The name given to a programming idiom used when a list of records
is to be re-ordered according to a function of the record, rather
than the value of the record itself. It is named after
Randal Schwartz, who popularized its use in Perl, where it is
often implemented as a one-liner, though the concept is language-independent
and the first use of it is lost in the shrouded mists of time.
The idea is very simple. Rather than sorting the list of records
using a comparison function that computes the function of the two
given records and returns the comparison value of the two function
values, a new list is created, each element of which is a record
consisting of the function's value for the corresponding record in
the original list, and that record itself. Thus, an original list
R1, R2, R3, ...
is converted to
(f(R1), R1), (f(R2), R2), (f(R3), R3), ...
That list is sorted, and then converted again, removing the first item from
each element, which produces the desired ordered list.
Note that the point of this exercise is to compute the function's value for
each record only once; the simplistic approach of computing the value in the
comparison function can compute the same function for the same record many
times, depending on the size of the list, the sorting algorithm used, and
the implementation thereof. While this is done in order to speed up the
entire sorting process, and it generally will, it is possible for this
sorting to take longer because of the fact that a bigger list is
being sorted than in the simplistic case, which may raise swapping issues,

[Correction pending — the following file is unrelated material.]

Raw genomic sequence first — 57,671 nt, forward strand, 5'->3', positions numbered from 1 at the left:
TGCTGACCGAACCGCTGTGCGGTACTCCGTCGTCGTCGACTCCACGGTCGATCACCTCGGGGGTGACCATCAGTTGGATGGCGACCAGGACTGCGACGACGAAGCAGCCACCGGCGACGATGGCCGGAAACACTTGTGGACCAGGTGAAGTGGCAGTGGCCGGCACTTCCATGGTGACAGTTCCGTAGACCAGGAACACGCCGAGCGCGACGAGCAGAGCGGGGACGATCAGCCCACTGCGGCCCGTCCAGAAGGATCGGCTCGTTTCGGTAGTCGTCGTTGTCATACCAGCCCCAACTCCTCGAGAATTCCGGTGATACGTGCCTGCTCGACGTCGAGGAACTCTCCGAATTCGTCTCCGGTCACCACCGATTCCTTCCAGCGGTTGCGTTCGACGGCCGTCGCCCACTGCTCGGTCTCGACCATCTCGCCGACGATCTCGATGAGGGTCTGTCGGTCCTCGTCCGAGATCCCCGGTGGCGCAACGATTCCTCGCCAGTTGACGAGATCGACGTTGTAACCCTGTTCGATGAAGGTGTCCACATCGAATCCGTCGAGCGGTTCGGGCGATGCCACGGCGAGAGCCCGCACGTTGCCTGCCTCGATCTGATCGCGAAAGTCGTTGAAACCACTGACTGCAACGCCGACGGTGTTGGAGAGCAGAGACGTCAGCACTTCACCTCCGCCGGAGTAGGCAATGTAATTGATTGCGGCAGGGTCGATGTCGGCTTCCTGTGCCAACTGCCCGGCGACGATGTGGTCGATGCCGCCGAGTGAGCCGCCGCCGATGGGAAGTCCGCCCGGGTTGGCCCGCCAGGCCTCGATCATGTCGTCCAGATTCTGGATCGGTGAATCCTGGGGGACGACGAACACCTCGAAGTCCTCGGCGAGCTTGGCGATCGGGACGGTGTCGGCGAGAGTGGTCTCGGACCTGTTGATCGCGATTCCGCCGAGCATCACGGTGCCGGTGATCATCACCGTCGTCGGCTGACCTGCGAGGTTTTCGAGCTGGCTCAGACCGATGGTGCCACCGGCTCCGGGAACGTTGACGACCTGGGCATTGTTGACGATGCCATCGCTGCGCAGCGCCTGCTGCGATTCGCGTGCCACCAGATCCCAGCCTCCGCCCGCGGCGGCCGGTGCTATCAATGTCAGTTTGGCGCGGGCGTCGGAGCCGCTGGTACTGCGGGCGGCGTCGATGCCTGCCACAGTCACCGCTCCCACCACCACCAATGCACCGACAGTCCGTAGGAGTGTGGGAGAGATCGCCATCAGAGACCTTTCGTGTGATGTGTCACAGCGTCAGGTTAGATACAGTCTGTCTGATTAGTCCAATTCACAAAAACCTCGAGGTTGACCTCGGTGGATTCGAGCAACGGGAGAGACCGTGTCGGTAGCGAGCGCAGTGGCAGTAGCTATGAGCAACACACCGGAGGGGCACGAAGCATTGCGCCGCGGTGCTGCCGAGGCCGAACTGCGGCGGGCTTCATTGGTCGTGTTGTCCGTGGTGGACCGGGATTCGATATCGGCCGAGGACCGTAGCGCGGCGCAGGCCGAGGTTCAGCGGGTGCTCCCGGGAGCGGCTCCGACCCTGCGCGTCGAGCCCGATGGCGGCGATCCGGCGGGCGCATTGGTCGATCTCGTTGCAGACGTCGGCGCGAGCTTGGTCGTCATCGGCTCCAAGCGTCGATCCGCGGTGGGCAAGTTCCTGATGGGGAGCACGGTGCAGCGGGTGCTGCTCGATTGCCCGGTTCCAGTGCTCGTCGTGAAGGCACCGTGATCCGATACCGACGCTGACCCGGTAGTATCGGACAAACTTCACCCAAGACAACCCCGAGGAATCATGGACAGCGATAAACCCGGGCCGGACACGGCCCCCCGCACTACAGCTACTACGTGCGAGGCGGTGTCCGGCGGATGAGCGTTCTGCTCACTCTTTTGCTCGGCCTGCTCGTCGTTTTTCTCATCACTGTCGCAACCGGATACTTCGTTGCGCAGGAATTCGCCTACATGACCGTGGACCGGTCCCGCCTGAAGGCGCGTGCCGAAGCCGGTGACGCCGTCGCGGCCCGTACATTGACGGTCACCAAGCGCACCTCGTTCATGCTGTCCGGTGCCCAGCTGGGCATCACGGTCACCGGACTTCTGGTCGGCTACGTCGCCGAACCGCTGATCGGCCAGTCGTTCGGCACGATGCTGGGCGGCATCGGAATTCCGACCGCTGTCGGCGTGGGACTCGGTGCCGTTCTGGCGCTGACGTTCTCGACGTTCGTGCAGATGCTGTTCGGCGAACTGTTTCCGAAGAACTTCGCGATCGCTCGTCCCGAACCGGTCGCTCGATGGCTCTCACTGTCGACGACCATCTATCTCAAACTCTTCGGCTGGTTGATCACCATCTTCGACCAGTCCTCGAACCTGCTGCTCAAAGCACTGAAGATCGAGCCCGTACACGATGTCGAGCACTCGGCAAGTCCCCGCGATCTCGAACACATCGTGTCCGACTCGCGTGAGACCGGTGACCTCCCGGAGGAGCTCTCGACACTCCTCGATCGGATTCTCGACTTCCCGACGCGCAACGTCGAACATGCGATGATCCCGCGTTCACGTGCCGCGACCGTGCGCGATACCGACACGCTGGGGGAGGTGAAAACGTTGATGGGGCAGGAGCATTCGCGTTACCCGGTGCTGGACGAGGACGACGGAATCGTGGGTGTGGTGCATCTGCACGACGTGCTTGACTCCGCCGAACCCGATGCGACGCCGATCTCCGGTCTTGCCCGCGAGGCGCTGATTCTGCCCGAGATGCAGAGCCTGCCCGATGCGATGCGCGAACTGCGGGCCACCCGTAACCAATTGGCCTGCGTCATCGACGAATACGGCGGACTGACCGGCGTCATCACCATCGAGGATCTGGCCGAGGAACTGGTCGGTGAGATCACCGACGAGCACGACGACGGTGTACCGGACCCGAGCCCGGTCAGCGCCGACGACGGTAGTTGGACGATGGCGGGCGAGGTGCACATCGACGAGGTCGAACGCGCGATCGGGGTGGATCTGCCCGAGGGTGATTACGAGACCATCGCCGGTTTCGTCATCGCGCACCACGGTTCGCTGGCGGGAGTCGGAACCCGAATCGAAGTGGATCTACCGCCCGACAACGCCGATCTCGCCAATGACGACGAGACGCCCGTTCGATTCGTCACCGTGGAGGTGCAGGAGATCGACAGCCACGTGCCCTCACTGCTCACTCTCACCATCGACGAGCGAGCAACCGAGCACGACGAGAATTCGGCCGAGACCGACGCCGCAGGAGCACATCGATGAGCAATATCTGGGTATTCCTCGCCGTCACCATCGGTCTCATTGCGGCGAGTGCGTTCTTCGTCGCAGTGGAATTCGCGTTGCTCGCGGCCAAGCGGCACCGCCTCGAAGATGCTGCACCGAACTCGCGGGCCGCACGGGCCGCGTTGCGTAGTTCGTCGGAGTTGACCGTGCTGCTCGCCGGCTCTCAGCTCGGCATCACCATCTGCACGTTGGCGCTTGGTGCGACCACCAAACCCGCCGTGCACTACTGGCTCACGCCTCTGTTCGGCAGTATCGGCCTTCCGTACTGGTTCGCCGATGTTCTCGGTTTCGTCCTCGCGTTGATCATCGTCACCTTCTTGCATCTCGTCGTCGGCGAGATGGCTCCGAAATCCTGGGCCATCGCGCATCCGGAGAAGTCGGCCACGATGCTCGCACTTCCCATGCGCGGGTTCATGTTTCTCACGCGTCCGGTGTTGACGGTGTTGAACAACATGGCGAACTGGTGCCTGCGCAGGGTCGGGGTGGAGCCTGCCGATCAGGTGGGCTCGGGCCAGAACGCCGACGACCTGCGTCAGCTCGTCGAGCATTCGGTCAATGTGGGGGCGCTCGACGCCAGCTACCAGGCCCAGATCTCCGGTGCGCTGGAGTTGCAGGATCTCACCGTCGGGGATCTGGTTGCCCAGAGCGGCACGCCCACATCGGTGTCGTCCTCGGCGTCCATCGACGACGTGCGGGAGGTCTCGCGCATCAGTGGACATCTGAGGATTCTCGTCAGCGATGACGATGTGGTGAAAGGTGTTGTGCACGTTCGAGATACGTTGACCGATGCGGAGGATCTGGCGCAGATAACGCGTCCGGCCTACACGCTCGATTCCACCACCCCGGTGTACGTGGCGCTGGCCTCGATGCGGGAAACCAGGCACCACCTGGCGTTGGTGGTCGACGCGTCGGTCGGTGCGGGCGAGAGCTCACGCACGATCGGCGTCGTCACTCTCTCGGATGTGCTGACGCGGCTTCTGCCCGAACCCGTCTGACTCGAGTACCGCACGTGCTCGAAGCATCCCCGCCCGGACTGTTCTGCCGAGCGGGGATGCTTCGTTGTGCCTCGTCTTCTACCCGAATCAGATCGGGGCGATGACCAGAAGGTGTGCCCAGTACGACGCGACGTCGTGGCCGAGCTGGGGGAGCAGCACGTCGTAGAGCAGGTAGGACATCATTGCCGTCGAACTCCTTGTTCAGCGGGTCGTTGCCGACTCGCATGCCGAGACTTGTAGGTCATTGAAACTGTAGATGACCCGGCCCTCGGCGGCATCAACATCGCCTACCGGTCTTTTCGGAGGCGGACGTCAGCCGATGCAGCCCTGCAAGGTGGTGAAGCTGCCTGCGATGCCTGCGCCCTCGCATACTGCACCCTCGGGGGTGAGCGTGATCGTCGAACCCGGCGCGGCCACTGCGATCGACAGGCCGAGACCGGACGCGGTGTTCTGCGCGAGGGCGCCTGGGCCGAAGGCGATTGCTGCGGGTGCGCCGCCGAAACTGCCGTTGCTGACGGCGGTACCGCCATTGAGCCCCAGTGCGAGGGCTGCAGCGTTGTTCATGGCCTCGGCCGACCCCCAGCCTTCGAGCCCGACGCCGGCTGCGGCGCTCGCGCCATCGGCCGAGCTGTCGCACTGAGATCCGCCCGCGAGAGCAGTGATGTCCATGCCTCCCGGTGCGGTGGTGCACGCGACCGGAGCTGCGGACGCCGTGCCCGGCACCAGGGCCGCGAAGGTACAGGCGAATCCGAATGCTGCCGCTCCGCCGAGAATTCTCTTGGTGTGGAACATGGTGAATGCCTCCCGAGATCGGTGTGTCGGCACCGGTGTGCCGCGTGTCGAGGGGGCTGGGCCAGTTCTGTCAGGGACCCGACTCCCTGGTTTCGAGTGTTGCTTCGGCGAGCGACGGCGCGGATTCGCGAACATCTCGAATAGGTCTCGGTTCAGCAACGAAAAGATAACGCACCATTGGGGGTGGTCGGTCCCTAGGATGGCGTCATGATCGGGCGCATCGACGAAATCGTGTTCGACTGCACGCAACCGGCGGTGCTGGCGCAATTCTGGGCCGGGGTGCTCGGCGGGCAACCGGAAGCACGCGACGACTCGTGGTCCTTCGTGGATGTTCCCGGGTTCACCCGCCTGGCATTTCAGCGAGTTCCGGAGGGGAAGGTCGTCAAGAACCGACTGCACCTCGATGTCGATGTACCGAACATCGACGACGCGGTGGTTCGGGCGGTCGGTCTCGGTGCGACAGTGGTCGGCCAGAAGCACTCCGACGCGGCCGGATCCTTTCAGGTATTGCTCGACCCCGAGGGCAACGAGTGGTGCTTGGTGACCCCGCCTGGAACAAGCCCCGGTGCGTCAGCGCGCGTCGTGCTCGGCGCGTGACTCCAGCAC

though that would be a pathological case.
Also, when used in interpreted languages such as Perl or Python,
another source of speedup is that the supplied sort function is generally
faster (much faster in the case of Python) if it is called
without a user-defined comparison function.
Here is a simple Python function which sorts a list using a Schwartzian
def STsort(list, f):
STsort(list, f) --> list
Sorts the given list using a Schwartzian Transform with function f
list = [ (f(item), item) for item in list ]
return [ item for item in list ]
This could be used, for example, to sort a list of names of people according
to how old they are, by looking up their age in a database (a relatively
slow operation that you wouldn't want to repeat).
People = ['Nolan', 'Clarence', 'Rebecca']
ByAge = STsort(People, Age)
which would return ['Rebecca', 'Nolan', 'Clarence'].
It's just as easy
to sort according to the number of vowels in the name:
i = 0
for c in Name: i += c in 'aeiou'
ByVowels = STsort(People, nVowels)
which would return ['Nolan', 'Clarence', 'Rebecca'].
With the advent of Python version 2.4, released November, 2004,
the machinery of the Schwartzian Transform is built in to the
sort method of list objects. It can, of course, be used just as
before by either specifying no argument for a sort using native
comparisons of the list elements, or by specifying a comparison
function to use instead. That argument is now formally called
cmp, because other optional arguments have been
The one that concerns us here is
key. This argument
receives a function that takes one argument, a value from the
list, and returns the sort key to be associated with it. Before
sorting the list, key is called for each element, and
the list of those keys is sorted instead; then the list is
re-ordered according to the sorted keys.
Thus, to use the above examples, one can get the ST effect
There is one difference to note however: the standard list sort
method, since version 2.3, guarantees a stable sort (which means that
two elements of the list having the same key value will appear
in the same order relative to each other after sorting as before). In the
STsort function above, we see that
the key and the element are treated together as one element of
the list that was actually sorted, which meant (according to
Python's standard tuple comparison rules) the original value
acted as a tie-breaker among elements with the same key value.
The difference can be seen here:
People = ['Rebecca', 'Clarence', 'Nolan']
# The nVowels values are 3, 3, and 2 respectively
print STsort(People, nVowels)
# (prints ['Nolan', 'Clarence', 'Rebecca'])
# (prints ['Nolan', 'Rebecca', 'Clarence'])
 According to m_turner, this construct was christened by Tom Christiansen, in a Usenet conversation in which he derided it.